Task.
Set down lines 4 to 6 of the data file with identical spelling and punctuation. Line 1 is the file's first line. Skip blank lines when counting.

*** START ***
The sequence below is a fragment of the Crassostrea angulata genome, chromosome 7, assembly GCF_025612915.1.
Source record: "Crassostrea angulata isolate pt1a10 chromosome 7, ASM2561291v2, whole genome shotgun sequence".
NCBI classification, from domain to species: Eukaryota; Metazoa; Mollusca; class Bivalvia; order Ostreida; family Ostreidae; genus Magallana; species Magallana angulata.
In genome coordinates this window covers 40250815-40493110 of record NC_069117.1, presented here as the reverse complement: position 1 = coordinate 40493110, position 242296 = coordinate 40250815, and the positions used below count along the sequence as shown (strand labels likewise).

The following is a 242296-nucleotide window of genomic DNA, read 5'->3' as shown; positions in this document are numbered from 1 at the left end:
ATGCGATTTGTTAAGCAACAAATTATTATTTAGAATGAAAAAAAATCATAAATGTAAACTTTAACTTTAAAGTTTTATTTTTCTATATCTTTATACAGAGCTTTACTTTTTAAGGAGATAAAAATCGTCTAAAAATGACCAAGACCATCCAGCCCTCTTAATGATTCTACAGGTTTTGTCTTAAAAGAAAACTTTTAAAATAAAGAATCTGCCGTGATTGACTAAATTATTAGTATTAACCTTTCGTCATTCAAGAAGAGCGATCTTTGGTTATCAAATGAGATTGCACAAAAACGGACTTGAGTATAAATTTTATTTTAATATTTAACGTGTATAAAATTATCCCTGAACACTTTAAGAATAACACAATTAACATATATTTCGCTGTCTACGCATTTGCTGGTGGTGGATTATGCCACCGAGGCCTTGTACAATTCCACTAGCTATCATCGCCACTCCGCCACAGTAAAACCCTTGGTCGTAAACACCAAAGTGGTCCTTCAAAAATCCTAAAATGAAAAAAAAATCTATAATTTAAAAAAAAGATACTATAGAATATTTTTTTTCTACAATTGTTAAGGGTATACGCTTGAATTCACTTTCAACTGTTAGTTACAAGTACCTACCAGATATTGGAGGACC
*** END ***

In genome coordinates this window covers 40250815-40493110 of record NC_069117.1, presented here as the reverse complement: position 1 = coordinate 40493110, position 242296 = coordinate 40250815, and the positions used below count along the sequence as shown (strand labels likewise).

The following is a 242296-nucleotide window of genomic DNA, read 5'->3' as shown; positions in this document are numbered from 1 at the left end:
ATGCGATTTGTTAAGCAACAAATTATTATTTAGAATGAAAAAAAATCATAAATGTAAACTTTAACTTTAAAGTTTTATTTTTCTATATCTTTATACAGAGCTTTACTTTTTAAGGAGATAAAAATCGTCTAAAAATGACCAAGACCATCCAGCCCTCTTAATGATTCTACAGGTTTTGTCTTAAAAGAAAACTTTTAAAATAAAGAATCTGCCGTGATTGACTAAATTATTAGTATTAACCTTTCGTCATTCAAGAAGAGCGATCTTTGGTTATCAAATGAGATTGCACAAAAACGGACTTGAGTATAAATTTTATTTTAATATTTAACGTGTATAAAATTATCCCTGAACACTTTAAGAATAACACAATTAACATATATTTCGCTGTCTACGCATTTGCTGGTGGTGGATTATGCCACCGAGGCCTTGTACAATTCCACTAGCTATCATCGCCACTCCGCCACAGTAAAACCCTTGGTCGTAAACACCAAAGTGGTCCTTCAAAAATCCTAAAATGAAAAAAAAATCTATAATTTAAAAAAAAGATACTATAGAATATTTTTTTTCTACAATTGTTAAGGGTATACGCTTGAATTCACTTTCAACTGTTAGTTACAAGTACCTACCAGATATTGGAGGACC